A further rise in zero hours contracts?
Wednesday 2nd September 2015
The Office of National Statistics (ONS) has reported that the use of zero-hours continues has increased in the last year.
The data collected by the ONS in January showed that businesses used 1.5 million zero-hours contracts as compared to 1.4 million a year earlier, an increase of 6%. The ONS have stated that the rise was “not statistically significant”.
The ONS has also published information to say that between April and June 2015, people employed on zero-hours contracts represented just 2.4% (744,000) of people in employment at that time. This is an increase from 2% (624,000) for the same period in 2014.
The statistics also show that those working under zero-hours contracts are more likely to be women, in full-time education and aged under 25 or over 65.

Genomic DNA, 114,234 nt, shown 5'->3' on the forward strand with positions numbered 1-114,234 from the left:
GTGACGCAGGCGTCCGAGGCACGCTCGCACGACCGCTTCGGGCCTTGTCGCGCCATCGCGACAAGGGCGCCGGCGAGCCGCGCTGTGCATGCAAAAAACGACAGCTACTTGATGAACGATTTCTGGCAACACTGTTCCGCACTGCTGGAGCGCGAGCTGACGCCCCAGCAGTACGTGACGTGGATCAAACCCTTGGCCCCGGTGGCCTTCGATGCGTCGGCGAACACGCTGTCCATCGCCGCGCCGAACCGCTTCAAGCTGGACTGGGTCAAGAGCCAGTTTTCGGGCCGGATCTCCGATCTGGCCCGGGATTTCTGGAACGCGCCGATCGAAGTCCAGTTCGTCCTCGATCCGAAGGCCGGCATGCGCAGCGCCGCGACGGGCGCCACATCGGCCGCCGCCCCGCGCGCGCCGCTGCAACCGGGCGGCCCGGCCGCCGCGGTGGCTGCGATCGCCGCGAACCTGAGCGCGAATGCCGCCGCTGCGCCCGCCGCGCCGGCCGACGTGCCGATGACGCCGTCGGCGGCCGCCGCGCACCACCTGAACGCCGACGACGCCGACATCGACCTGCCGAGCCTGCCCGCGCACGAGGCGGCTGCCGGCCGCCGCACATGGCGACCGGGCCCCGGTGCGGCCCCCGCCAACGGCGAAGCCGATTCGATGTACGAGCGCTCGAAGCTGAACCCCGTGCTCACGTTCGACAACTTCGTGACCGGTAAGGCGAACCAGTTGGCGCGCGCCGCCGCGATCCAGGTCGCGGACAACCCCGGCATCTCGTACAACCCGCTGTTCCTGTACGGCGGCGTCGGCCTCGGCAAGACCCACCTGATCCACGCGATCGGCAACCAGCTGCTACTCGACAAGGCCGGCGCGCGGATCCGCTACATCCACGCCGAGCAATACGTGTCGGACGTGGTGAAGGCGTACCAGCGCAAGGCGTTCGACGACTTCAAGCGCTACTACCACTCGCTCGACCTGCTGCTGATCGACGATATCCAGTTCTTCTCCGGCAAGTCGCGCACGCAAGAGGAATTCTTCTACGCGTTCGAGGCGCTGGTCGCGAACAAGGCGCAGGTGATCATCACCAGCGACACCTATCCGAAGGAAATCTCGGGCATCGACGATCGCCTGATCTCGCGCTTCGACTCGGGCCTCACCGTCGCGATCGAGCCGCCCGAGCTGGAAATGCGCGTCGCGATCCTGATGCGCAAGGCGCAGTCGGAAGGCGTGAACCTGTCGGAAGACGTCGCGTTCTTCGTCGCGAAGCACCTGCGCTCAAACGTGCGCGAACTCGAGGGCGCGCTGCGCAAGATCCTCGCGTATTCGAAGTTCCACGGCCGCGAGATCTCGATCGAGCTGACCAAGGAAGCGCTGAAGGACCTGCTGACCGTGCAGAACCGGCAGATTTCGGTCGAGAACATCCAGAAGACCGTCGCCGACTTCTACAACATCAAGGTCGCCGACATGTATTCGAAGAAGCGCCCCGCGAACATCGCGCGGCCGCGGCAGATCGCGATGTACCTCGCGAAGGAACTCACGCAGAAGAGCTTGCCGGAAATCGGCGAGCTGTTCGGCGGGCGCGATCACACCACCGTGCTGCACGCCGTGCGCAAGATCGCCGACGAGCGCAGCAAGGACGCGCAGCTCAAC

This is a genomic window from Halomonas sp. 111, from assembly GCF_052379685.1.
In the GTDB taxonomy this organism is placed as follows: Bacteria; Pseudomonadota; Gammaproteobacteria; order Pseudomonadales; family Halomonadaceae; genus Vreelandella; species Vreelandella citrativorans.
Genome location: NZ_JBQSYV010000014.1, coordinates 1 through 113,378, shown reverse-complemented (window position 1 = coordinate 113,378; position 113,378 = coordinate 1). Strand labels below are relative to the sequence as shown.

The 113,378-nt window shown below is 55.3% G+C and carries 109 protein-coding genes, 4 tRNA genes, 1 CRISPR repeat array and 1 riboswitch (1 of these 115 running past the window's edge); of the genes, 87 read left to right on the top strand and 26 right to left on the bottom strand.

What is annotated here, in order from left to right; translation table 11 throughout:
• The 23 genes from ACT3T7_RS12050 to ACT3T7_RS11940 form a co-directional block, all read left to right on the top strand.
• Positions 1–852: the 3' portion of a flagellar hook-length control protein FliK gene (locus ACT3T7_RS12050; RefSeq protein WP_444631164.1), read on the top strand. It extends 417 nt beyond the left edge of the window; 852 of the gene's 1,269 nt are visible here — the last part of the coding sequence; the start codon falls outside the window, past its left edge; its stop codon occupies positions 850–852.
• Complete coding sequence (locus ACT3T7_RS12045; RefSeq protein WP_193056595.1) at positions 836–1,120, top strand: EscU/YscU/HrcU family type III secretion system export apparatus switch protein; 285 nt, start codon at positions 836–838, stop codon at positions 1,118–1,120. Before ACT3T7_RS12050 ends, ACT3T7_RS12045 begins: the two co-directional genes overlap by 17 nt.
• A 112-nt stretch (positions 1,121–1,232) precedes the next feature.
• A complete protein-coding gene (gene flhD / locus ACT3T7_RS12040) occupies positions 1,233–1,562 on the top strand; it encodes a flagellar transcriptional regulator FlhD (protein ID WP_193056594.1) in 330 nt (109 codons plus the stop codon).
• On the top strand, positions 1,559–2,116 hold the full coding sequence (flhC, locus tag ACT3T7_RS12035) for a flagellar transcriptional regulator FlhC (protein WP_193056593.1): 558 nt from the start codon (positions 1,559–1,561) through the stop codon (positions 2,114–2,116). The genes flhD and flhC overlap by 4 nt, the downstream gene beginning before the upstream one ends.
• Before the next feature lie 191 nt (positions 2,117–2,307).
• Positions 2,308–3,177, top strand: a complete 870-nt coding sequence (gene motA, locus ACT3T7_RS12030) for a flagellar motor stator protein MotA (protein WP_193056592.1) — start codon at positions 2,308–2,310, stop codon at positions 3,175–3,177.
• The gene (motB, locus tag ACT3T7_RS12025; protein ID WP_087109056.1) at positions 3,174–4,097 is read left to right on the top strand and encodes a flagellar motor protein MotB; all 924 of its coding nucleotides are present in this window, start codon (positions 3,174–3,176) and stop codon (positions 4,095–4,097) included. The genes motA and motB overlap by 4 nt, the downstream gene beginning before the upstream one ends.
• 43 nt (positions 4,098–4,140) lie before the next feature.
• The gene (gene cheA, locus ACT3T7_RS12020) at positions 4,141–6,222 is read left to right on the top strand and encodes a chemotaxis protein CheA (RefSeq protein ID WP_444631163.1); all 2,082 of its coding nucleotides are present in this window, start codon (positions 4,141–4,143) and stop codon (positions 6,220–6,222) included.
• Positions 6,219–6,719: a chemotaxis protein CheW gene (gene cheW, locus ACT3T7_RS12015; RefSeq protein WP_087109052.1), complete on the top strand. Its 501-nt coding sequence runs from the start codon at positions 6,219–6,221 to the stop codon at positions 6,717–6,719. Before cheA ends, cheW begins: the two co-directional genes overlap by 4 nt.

Clare Moore from Gordons says: “Once again, the question arises as to whether or not there has been an genuine rise in the use of zero-hours contracts or are the increased figures simply a result of the significant political and media attention the topic has generated, with more people than ever before recognising that they are employed on such a basis. Of particular significance is the statistic that a mere 2.4% of the working population are employed under zero-hours contracts, which does not support the Labour’s assertion that there is an “epidemic” of zero-hours contracts in the UK. Clearly in some business sectors, such as the care sector, the use of zero-hours contracts is very important for businesses when staffing requirements are difficult to predict week to week. When used correctly, zero-hours contracts can be a very useful tool, giving significant flexibility for both businesses and employees”.
To read the full article, please see BBC News.